Nuclear Museum Logo
Nuclear Museum Logo

National Museum of Nuclear Science & History

Larry DeCuir (1922- ) was an officer in the 509th Composite Group on Tinian Island during World War II. 

DeCuir was born in Sacramento, California on May 22, 1922. After completing two years at the University of California-Berkeley, DeCuir was called to active duty during the Second World War. He was assigned to the Army Air Corps as a communications officer. He went to Boca Raton, Florida for his initial training. He completed communications training at Yale and attended Radar School at Harvard. He received a third certificate from MIT. 

After his training, DeCuir was assigned to a bomber group in Great Bend, Kansas as a radar maintenance officer. From there he helped establish an airborne radar maintenance facility in Puerto Rico. He was then sent to Miami to learn how to operate and maintain the ANAPQ7 radar system.

When he returned to Great Bend, there were no openings for him. One of DeCuir’s superiors thought that his experiences would be valuable to the newly formed 509th Composite Group at Wendover Army Air Field in Utah. In April 1945, DeCuir moved to Wendover. He was assigned to the 1st Ordnance Squadron.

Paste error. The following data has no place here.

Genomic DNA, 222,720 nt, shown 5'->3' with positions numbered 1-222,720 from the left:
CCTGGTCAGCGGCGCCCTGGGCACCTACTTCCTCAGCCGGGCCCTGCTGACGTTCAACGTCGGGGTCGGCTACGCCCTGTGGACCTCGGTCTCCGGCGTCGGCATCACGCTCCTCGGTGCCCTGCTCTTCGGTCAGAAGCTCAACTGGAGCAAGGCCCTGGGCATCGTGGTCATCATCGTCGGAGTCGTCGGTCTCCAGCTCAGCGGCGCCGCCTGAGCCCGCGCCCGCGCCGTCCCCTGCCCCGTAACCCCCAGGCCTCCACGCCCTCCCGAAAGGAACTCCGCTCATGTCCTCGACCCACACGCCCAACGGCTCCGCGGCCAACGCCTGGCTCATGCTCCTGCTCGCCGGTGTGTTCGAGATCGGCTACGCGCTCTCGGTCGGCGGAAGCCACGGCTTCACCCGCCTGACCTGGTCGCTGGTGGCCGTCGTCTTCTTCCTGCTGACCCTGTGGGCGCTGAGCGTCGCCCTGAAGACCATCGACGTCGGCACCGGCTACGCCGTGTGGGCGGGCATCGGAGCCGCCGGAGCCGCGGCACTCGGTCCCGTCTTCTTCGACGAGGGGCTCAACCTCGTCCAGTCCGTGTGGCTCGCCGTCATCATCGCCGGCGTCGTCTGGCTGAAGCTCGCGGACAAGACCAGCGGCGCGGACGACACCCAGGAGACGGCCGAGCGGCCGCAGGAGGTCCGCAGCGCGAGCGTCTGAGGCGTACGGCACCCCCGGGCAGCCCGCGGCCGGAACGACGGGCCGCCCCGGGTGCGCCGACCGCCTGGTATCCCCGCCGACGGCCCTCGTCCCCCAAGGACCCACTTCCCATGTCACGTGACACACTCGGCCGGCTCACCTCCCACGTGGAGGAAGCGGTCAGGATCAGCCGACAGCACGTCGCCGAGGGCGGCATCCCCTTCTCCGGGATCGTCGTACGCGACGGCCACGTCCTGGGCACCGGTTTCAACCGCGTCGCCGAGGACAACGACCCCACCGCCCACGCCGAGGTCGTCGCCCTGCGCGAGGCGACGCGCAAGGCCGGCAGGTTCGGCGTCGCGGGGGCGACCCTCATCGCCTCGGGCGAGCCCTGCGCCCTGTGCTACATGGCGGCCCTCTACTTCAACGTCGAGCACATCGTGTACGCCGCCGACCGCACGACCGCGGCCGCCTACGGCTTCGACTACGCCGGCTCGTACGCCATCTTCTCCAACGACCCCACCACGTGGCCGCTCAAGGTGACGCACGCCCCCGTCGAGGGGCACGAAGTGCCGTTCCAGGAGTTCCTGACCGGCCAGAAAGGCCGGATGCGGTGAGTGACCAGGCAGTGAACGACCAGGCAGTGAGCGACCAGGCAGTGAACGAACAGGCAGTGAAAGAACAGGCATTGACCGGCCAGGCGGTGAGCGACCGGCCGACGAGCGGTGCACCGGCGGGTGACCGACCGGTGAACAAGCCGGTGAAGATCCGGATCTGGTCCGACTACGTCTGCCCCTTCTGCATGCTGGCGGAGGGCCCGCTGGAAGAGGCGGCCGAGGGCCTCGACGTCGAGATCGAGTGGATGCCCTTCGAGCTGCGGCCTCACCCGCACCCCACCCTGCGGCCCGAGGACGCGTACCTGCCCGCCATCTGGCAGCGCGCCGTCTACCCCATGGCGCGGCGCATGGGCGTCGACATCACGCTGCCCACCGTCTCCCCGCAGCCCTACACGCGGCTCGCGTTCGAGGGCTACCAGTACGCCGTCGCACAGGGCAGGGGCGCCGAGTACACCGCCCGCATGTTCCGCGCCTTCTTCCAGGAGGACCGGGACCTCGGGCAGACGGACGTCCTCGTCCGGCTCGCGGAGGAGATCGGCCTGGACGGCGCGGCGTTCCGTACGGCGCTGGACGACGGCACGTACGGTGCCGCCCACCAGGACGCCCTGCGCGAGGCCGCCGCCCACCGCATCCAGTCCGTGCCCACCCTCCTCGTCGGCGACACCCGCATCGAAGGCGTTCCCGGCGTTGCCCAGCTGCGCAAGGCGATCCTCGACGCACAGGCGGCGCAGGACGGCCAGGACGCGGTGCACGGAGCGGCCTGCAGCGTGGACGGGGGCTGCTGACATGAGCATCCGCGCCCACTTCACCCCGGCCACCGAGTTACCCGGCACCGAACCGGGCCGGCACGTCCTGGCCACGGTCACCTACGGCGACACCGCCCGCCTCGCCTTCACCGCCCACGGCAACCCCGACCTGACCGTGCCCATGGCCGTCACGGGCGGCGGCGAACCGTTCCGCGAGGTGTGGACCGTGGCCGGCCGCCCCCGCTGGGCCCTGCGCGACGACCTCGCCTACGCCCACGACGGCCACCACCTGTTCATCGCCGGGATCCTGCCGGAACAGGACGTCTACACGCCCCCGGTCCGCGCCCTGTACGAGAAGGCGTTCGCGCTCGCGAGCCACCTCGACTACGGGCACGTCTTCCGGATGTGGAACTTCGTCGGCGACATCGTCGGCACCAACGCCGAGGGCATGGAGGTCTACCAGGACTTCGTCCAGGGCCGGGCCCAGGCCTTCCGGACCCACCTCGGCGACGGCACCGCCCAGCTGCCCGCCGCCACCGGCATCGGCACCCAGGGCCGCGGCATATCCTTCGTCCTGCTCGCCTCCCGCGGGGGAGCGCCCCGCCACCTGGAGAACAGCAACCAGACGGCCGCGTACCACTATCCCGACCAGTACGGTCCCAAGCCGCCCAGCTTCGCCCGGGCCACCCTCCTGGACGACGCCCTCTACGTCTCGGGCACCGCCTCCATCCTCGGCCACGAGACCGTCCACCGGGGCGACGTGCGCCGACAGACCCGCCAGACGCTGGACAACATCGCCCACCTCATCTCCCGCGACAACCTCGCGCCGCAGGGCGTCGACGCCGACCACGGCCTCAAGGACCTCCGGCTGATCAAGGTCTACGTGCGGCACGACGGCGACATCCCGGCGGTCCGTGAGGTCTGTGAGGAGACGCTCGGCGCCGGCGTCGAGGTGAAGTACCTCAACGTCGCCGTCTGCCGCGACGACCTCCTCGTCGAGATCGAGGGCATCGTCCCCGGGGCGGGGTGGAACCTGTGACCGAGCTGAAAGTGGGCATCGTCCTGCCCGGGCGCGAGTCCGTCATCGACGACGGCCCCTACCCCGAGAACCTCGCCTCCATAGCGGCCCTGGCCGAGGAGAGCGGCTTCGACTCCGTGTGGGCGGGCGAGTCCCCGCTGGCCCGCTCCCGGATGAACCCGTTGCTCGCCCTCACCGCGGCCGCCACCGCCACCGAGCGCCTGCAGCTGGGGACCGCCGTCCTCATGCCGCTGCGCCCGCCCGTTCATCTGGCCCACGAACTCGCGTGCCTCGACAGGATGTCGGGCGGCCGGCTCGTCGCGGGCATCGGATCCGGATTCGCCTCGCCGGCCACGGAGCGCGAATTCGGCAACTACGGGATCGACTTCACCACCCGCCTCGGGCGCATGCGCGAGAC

Shortly thereafter, DeCuir deployed with the 509th to Tinian Island in the Northern Mariana Islands. DeCuir helped with the operation and maintenance of instruments used on dummy bombs to test the characteristics of their drop. He was also involved in the assembly and testing of X-5 fuses for the Fat Man bomb. 

For more, please read The 509th Remembered by Robert and Amelia Krauss

Related Profiles

S.C. Nolan

Hanford, WA

R. B. Sawyer

Oak Ridge, TN

Julian E. Mack

Los Alamos, NM

Julian Mack was an American physicist. Mack was the leader of Group G-11 (Optics), the photography group, in the Weapons Physics Division at Los Alamos during the Manhattan Project.

N. L. Walgamotte

Tinian Island

N. L. Walgamotte served in the 390th Air Service Group.